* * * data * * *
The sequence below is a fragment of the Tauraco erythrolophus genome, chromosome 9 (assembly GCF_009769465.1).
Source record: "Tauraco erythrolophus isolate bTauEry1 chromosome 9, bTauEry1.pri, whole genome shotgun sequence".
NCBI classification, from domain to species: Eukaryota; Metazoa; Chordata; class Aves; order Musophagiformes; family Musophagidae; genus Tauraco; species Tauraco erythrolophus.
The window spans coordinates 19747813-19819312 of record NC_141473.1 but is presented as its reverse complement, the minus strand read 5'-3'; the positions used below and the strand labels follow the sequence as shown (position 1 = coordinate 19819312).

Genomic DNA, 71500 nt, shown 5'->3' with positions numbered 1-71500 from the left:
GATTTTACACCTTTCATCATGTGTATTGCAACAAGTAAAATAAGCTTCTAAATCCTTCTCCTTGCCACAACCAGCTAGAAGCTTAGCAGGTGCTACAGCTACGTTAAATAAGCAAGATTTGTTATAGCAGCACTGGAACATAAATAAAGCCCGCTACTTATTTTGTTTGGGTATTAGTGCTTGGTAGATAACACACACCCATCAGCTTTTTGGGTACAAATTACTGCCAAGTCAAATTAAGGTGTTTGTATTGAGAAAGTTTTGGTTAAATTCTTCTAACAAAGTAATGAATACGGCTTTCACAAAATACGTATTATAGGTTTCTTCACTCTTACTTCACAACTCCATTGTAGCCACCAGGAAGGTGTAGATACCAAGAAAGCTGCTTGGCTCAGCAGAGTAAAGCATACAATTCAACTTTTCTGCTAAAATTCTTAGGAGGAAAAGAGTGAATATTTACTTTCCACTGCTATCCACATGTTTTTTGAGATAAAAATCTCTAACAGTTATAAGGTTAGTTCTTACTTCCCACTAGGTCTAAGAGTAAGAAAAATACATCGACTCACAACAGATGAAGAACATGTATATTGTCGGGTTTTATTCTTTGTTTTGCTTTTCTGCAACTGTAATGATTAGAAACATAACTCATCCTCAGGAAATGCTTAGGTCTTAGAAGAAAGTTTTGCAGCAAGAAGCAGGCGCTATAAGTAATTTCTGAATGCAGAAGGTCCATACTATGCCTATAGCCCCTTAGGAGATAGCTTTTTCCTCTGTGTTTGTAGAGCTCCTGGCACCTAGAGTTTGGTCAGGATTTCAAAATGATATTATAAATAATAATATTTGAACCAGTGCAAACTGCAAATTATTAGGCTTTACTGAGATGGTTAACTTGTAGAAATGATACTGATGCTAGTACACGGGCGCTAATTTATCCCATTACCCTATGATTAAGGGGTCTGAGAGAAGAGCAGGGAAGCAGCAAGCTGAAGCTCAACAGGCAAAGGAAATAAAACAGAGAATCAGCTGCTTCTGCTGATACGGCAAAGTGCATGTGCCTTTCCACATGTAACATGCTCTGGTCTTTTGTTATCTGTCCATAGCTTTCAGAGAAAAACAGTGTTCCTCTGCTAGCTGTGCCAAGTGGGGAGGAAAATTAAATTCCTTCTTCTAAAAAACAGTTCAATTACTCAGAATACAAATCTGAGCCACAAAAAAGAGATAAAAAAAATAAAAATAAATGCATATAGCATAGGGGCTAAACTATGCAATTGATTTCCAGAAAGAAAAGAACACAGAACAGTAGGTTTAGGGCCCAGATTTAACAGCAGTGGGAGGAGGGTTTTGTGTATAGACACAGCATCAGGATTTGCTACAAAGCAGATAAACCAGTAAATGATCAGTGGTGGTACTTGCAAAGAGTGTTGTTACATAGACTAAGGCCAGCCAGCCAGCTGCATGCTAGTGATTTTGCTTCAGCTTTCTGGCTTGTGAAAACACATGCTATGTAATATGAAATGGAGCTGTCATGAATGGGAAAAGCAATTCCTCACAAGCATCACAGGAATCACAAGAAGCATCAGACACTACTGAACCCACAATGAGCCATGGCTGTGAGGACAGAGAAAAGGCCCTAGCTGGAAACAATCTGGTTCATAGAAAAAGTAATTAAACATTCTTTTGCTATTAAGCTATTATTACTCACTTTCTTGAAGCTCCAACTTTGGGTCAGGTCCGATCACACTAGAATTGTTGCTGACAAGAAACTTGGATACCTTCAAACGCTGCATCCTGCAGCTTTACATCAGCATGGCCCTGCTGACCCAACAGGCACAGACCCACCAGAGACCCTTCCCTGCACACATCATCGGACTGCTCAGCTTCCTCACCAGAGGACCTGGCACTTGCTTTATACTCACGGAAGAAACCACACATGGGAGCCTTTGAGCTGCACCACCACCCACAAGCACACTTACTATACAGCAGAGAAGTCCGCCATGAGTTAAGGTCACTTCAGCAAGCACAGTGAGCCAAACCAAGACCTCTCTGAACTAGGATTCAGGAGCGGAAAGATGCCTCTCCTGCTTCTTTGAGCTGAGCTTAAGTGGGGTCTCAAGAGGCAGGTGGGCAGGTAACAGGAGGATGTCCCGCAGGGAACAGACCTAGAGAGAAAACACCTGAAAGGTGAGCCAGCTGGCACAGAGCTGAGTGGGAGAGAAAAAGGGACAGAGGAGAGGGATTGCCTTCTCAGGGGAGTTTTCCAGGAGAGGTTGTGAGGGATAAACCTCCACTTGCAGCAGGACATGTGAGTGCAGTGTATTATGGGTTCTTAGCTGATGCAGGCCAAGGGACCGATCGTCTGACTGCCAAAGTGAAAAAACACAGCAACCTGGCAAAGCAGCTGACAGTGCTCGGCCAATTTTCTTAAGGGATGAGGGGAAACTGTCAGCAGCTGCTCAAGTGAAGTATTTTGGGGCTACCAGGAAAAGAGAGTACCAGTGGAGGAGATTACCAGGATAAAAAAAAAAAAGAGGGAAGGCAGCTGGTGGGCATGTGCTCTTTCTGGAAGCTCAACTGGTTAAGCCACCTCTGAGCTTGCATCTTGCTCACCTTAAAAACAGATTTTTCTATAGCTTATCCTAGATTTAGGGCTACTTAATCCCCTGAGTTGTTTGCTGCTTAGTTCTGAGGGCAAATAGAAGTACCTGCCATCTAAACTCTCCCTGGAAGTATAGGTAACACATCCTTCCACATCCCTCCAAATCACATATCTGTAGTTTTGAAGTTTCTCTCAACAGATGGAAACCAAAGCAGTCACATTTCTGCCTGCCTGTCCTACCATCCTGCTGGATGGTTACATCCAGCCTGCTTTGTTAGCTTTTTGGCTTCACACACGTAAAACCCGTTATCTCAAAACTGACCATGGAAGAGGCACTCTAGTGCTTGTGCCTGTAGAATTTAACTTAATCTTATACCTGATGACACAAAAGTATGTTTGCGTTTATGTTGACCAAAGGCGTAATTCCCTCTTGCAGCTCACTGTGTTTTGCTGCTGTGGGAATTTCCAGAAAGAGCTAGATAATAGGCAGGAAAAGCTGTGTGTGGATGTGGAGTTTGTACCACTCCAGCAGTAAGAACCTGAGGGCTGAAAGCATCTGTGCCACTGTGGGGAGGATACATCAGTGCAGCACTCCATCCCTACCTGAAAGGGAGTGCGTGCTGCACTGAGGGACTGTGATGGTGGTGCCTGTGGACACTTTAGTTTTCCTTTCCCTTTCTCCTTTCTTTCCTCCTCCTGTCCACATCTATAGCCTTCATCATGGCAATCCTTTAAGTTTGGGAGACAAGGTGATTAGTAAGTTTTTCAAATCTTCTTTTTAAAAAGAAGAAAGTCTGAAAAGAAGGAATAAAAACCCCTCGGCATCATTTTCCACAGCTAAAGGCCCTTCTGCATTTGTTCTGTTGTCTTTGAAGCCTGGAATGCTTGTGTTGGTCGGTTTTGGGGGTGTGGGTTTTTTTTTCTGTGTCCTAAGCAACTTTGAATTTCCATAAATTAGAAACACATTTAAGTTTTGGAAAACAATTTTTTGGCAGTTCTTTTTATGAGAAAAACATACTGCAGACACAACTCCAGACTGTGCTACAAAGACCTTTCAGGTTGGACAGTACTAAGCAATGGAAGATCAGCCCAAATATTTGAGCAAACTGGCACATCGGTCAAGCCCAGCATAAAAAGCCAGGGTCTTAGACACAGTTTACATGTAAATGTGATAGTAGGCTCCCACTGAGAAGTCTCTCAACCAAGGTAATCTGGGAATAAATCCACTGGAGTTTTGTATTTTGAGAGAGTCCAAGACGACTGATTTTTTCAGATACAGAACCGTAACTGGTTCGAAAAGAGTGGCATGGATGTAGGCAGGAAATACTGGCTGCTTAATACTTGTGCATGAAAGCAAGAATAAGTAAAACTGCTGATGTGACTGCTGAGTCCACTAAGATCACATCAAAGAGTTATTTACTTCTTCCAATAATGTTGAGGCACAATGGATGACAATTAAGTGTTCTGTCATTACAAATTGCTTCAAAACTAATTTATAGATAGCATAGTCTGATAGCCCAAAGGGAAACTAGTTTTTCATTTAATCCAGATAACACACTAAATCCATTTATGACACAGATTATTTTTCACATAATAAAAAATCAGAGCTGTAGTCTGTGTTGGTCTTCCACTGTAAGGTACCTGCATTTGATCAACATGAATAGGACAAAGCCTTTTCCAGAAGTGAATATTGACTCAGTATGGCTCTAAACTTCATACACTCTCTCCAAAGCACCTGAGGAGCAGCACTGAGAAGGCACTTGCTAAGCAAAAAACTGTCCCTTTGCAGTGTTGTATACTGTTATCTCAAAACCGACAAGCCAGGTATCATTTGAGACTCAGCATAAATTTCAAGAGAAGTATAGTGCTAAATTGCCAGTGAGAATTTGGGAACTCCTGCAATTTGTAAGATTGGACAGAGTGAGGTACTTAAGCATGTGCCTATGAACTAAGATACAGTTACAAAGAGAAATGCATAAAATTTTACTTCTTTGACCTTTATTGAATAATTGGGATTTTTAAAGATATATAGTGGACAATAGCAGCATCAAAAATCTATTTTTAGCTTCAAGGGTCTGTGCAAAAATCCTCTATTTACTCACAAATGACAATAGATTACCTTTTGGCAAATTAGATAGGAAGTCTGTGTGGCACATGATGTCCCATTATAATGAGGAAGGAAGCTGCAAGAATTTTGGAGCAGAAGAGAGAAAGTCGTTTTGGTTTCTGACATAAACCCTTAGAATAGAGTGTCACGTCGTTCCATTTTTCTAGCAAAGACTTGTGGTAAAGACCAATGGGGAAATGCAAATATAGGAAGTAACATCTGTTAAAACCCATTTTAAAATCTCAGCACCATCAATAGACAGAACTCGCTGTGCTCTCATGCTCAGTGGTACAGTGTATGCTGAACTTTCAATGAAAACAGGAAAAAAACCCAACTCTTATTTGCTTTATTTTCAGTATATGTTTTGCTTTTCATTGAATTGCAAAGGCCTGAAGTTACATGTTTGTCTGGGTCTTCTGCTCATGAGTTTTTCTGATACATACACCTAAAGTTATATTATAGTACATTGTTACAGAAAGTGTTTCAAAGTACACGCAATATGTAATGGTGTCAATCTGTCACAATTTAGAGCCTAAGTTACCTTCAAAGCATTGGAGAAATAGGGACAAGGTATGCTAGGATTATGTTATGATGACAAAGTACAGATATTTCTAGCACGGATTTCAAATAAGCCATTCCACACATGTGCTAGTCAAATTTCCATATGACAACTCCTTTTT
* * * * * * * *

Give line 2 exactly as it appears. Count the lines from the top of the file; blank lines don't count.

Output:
Source record: "Tauraco erythrolophus isolate bTauEry1 chromosome 9, bTauEry1.pri, whole genome shotgun sequence".